RIYADH, Saudi Arabia (AP) - Worried about Moscow's intentions, President Barack Obama urged Russian President Vladimir Putin to pull his troops back from the border with Ukraine during an hourlong phone call Friday. The Russian leader, who initiated the call, asserted that Ukraine's government is allowing extremists to intimidate civilians with impunity.
PITTSBURGH (AP) - A teenager has published a study suggesting the federal government could save millions of dollars a year in printing costs by switching to a thinner typeface that uses less ink.
NEW YORK (AP) - A seagull put a hole in the nose of a JetBlue airliner shortly after the plane took off from a suburban New York airport Friday, but the jet and its 142 passengers landed safely at nearby Kennedy International.
DETROIT (AP) - A group trying to save the Detroit-area factory where Rosie the Riveter became an icon of American female empowerment during World War II said Friday that it must raise $1.5 million in the next few weeks to save the site from being demolished.
DALLAS (AP) - A Dallas house was so jammed with clutter that it took two days before the homeowner's body was finally discovered amid the debris, authorities said Friday.
ALBUQUERQUE, N.M. (AP) - Nearly a million jars of peanut butter were dumped at a New Mexico landfill this week to expedite the sale of a bankrupt peanut-processing plant that was at the heart of a 2012 salmonella outbreak and nationwide recall.
BILLINGS, Mont. (AP) - U.S. transportation officials rebuked the oil industry Friday for not giving up information regulators say they need to gauge the danger of moving crude by rail, after several accidents highlighted the explosive properties of fuel from the booming oil shale fields on the Northern Plains.
DARRINGTON, Wash. (AP) - Weary rescuers in hip waders pressed through rain and their own exhaustion Thursday, searching for more bodies and perhaps a miracle atop the pile of filth and debris that laid waste to a Washington town and killed at least 25 people.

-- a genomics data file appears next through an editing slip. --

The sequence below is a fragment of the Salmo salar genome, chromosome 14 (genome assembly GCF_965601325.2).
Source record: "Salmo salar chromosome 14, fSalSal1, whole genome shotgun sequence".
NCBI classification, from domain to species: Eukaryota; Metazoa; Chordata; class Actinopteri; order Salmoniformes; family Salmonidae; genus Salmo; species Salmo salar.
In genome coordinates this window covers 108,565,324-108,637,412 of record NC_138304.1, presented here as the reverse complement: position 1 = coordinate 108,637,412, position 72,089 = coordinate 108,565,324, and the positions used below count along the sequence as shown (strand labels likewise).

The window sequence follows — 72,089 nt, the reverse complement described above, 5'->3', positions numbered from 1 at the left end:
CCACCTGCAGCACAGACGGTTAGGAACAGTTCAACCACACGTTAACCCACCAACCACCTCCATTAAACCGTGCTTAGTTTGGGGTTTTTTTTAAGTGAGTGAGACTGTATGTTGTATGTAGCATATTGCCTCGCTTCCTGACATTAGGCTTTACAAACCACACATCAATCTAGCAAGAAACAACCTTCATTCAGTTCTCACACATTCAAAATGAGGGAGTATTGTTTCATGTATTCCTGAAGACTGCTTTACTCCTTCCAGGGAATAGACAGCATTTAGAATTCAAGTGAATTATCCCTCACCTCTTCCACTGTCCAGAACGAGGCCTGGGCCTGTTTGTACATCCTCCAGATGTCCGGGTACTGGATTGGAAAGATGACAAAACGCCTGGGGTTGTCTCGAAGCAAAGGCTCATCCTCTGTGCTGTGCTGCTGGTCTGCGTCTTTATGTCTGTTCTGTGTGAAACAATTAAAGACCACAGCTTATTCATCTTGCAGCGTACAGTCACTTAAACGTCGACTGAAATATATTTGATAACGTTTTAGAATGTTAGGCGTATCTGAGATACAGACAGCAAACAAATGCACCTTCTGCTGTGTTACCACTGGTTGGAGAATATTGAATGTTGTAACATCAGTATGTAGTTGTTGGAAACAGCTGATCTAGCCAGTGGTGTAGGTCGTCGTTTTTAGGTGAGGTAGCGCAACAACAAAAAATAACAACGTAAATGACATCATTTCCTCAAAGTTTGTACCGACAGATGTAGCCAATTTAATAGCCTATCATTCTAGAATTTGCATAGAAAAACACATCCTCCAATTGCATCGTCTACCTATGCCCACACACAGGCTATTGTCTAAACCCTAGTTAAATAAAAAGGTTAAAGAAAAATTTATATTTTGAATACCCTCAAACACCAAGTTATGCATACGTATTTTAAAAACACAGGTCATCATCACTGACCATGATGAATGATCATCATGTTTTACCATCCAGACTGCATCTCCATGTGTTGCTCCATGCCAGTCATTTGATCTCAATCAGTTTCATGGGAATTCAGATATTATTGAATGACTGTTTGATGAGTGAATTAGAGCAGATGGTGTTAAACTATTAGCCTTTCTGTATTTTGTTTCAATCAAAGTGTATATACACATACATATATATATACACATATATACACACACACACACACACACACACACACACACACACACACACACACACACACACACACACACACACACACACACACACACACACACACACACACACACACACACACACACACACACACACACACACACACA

MISSOULA, Mont. (AP) - A Montana woman was sentenced Thursday to more than 30 years in prison for killing her husband of eight days by pushing him from a cliff in Glacier National Park after they argued over her regrets about the marriage.
KIEV, Ukraine (AP) - The world rushed Thursday to help Ukraine, with the International Monetary Fund pledging up to $18 billion in loans, the U.N. condemning the vote that drove Crimea into Russian hands and the U.S. Congress backing even harsher sanctions against Russia.
ST. PAUL, Minn. (AP) - A school district and a girl represented by the American Civil Liberties Union of Minnesota have settled a lawsuit that claimed school officials violated the student's constitutional rights by viewing her Facebook and email accounts without permission.
series addressing real-life questions about personal impact of health care law.
WASHINGTON (AP) - Back on track after a stumbling start, President Barack Obama's heath care overhaul reached a milestone Thursday, with more than 6 million Americans signed up for coverage through new insurance markets.
DARRINGTON, Wash. (AP) - Becky Bach watches and waits, hoping that search crews find her brother and three other relatives who are missing in Washington state's deadly mudslide.
NEW YORK (AP) - New York state has the most segregated public schools in the nation, with many black and Latino students attending schools with virtually no white classmates, according to a report released Wednesday.